Earlier this month, Rep. Henry Waxman (D-Calif.), the ranking minority member of the House Committee on Government Reform, claimed that over the past four years Congress has all but abdicated its responsibility for government oversight [op-ed, July 6]. As chairman of that committee, I think this is a good time to respond.

Today we hold our fourth hearing on the use of private contractors to support our troops and rebuilding efforts in Iraq. These hearings on how the government is spending billions of taxpayer dollars have provided the public with useful insight into how the contracting process works and have put the lie to claims that private contractors are running amok with public money. Where abuses have been found, they are being addressed by a contracting and auditing process that protects the public from waste and mismanagement. Our hearings are part and parcel of a functioning oversight process.

Beyond these hearings, and contrary to Waxman's claims, the Republican Congress has conducted substantial oversight on a wide range of issues that are important to the American people. In our committee alone (including subcommittees), we have held nearly 250 public hearings. Obviously the topics are too numerous to recite here, but a sampling demonstrates our commitment to fulfilling our constitutional responsibility: national drug control strategy; the costs, benefits and impact of federal regulations; FBI misconduct in New England; surveillance of mad cow disease; information sharing at the Department of Homeland Security; financial management at the Defense Department; new visa and passport requirements; testing and training of airline security screeners. And on and on and on.

Hearings on these issues and others help ensure that the government is carrying out the will of Congress and the people effectively and efficiently. This is not the agenda of a Congress intent on avoiding lines of question that might be uncomfortable for the administration.

What Henry Waxman is really saying is that Congress is not investigating the matters that Democrats in an election year want to investigate. For example, he wants to investigate the disclosure of Valerie Plame's identity as a covert CIA agent to columnist Robert D. Novak in connection with the mission of her husband, Joseph Wilson, to examine allegations of Iraqi efforts to obtain yellowcake uranium from Niger.

But the attorney general, to his credit, recused himself from investigating White House staff members and assigned the matter to special counsel Patrick Fitzgerald, the U.S. attorney in Chicago. And unlike many of the investigations of the Clinton administration, in this one, nobody, including Waxman, has any reason to question whether the Justice Department, through Fitzgerald, can conduct a thorough investigation in which the public can have confidence. Moreover, the recent Senate intelligence committee report on prewar intelligence, and Britain's Butler report, have cast serious doubt on the credibility of Joseph Wilson.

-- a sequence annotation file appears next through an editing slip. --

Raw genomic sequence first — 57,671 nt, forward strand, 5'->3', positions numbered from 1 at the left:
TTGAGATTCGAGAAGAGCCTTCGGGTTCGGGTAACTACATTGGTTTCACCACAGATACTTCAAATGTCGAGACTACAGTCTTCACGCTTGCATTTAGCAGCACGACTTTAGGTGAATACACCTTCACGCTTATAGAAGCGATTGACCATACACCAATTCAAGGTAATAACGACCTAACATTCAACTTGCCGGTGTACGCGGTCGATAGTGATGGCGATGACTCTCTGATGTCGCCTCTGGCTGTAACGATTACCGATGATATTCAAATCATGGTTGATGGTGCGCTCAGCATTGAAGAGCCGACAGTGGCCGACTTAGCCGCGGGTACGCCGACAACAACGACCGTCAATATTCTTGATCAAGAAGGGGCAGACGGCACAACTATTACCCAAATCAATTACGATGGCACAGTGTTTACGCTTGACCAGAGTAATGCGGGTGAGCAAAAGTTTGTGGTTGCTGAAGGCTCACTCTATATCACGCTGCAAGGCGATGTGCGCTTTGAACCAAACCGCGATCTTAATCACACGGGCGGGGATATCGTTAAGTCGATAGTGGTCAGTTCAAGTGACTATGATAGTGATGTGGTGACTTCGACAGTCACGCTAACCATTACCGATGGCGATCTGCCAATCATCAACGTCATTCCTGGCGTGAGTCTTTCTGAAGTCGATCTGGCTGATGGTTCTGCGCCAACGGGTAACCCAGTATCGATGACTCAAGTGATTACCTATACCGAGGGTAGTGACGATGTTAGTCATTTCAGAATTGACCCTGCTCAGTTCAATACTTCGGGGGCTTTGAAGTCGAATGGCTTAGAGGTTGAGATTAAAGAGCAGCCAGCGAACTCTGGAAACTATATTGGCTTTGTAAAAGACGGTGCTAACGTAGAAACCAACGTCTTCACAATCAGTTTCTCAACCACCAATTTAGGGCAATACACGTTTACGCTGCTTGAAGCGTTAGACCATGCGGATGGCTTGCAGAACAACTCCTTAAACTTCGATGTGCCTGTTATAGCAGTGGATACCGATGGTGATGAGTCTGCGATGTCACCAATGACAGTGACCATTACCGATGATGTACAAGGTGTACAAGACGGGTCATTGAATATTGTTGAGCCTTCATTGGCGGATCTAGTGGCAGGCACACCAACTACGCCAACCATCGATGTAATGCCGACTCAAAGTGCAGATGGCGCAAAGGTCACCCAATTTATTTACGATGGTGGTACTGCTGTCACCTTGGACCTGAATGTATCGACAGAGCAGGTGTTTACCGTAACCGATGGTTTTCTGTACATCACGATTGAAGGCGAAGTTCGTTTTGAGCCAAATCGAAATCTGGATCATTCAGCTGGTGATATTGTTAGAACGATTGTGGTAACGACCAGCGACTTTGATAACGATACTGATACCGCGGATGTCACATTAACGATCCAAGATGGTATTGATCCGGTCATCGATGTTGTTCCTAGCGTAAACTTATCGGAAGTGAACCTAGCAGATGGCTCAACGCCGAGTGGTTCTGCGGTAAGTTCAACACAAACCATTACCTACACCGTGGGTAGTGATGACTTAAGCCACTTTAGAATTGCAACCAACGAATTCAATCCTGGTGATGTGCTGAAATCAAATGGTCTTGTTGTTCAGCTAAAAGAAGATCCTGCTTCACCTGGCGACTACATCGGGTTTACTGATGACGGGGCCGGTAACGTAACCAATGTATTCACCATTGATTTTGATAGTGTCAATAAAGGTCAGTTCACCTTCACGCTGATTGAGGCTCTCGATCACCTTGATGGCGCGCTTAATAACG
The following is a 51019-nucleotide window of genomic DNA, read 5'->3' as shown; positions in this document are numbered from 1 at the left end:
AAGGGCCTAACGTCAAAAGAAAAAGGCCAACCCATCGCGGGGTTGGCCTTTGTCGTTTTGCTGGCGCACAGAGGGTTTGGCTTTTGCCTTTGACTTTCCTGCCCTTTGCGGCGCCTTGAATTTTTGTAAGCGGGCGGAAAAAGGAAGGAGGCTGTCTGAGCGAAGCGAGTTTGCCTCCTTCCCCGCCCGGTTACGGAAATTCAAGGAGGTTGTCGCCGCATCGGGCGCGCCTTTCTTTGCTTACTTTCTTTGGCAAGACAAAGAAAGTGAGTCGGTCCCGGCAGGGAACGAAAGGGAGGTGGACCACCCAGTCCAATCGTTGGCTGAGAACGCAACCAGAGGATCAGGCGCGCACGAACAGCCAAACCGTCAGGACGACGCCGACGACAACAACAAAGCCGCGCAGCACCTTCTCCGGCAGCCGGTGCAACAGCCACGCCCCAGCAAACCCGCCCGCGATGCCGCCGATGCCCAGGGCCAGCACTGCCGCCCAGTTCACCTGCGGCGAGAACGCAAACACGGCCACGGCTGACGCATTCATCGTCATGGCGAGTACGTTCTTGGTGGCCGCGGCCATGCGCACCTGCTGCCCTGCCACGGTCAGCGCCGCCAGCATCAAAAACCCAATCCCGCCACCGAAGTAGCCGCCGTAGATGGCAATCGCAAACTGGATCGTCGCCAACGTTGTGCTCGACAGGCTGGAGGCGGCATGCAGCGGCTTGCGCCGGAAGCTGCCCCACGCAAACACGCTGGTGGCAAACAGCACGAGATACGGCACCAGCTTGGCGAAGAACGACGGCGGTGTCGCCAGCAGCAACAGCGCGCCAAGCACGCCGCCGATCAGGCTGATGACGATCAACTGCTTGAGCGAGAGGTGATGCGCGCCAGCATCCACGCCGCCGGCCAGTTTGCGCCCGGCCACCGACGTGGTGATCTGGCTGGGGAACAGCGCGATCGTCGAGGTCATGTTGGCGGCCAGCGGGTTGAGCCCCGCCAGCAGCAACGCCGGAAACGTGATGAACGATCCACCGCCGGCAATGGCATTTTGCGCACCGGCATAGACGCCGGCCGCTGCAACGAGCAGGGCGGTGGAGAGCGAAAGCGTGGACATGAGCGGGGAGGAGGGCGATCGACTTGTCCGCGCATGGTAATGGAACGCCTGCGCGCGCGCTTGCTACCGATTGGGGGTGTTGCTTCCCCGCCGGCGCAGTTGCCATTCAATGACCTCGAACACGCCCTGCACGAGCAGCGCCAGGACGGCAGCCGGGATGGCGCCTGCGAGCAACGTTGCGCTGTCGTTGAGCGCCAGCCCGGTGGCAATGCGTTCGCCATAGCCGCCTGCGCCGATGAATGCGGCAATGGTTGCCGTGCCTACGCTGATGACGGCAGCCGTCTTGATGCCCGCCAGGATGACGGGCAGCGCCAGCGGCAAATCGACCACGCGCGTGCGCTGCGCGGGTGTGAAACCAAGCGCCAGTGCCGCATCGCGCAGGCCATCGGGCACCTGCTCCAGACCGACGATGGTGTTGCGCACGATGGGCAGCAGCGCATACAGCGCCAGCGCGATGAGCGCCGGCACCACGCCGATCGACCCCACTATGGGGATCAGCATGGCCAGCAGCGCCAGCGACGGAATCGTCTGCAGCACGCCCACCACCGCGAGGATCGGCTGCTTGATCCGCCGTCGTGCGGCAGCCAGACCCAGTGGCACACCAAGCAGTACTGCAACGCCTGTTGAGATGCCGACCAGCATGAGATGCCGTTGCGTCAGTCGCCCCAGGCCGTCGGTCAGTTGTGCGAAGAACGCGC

Other matters are similarly under investigation by duly empowered investigative agencies. The Defense Contract Audit Agency, the Defense Department inspector general and the Justice Department are either auditing or investigating claims related to contracting in Iraq. The claim that the administration withheld the true costs of the Medicare bill passed by Congress is under investigation by the inspector general of the Department of Health and Human Services. The military and congressional committees are investigating the prison abuses in Iraq. No one has claimed that these authorities are inadequate to address these issues.

Waxman's complaints are really part of the Democrats' larger coordinated political strategy. I'm not new to politics. I understand why my committee's ranking Democrat and others feel the need to say "Halliburton" as often as humanly possible. But too many Democrats have, for partisan reasons, chosen to practice oversight by press release and by the leaking of draft reports and confidential briefings.

This is a strategy being driven by the Democratic leadership. Resolutions of inquiry have been introduced in many committees of primary jurisdiction seeking to force their members to vote on whether to investigate various matters. One letter to House Speaker Dennis Hastert and Senate Majority Leader Bill Frist and a similar letter to President Bush regarding Medicare cost estimates was signed by Waxman, the House and Senate Democratic leaders, and the ranking Democratic members of multiple House and Senate committees.

For proof that the Democrats' drumbeat is driven by partisan interests, one need look no further than events of this week. I don't see any Democrats calling for an investigation of former national security adviser Sandy Berger's alleged removal of classified records from the National Archives. Instead we see apologies and hypocritical allegations of leaks.

In any event, no matter how much oversight the Republican Congress does, it won't be enough for the Democrats. I suppose that is to be expected, and the voters will decide whether it is enough. But let's be sure to acknowledge the partisan political agenda for what it is.

The writer is a Republican representative from Northern Virginia and chairman of the House Government Reform Committee.